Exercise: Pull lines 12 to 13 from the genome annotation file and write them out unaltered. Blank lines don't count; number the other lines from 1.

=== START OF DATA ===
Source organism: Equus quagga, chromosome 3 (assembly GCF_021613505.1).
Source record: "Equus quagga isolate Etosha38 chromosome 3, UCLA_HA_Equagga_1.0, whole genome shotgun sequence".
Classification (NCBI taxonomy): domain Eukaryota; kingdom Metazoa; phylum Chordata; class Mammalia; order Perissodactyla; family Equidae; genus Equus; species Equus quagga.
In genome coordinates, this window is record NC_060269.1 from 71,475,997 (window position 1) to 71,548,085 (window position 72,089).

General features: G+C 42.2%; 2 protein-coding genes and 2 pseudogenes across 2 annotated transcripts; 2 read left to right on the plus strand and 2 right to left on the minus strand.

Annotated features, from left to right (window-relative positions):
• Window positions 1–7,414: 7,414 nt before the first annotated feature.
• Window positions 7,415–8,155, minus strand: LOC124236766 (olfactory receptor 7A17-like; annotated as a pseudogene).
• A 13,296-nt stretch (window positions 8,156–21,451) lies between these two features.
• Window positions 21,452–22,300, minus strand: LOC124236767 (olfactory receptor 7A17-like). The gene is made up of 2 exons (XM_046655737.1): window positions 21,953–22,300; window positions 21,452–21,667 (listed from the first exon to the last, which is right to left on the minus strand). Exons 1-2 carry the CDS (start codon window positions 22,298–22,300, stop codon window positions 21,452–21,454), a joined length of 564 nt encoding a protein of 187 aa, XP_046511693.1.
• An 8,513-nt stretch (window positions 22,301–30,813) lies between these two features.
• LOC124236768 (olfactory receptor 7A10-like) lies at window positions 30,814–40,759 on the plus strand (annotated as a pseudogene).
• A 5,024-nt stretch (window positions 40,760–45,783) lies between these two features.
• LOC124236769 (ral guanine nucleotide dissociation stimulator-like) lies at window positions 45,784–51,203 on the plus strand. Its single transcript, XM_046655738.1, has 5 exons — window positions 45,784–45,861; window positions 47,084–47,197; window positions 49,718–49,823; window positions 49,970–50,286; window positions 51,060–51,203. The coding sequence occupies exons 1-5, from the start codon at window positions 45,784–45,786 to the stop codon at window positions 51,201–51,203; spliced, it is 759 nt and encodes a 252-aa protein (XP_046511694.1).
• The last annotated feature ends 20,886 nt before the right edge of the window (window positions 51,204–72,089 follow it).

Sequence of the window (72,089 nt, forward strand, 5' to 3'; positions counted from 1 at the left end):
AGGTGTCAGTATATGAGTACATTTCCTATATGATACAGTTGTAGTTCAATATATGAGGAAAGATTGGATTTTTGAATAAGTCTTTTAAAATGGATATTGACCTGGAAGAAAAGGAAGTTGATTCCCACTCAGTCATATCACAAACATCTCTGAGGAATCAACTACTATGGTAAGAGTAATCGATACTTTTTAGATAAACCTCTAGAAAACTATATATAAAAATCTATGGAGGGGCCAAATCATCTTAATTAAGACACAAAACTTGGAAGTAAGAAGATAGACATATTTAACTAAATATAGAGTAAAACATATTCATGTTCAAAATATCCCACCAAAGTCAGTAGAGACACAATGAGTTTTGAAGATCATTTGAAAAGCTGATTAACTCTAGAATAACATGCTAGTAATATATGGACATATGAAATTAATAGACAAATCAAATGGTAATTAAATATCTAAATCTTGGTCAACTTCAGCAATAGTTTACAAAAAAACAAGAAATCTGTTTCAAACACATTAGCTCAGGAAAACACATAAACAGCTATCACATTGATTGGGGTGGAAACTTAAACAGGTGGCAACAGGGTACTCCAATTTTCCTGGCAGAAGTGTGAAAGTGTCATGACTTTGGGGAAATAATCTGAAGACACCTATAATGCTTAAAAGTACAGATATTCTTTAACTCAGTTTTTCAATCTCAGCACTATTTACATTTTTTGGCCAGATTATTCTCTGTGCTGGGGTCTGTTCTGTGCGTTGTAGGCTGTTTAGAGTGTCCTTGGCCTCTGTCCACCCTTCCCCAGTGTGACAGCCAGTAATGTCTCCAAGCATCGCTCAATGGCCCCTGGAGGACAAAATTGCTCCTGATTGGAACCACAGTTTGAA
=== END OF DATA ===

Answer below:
• LOC124236768 (olfactory receptor 7A10-like) lies at window positions 30,814–40,759 on the plus strand (annotated as a pseudogene).
• A 5,024-nt stretch (window positions 40,760–45,783) lies between these two features.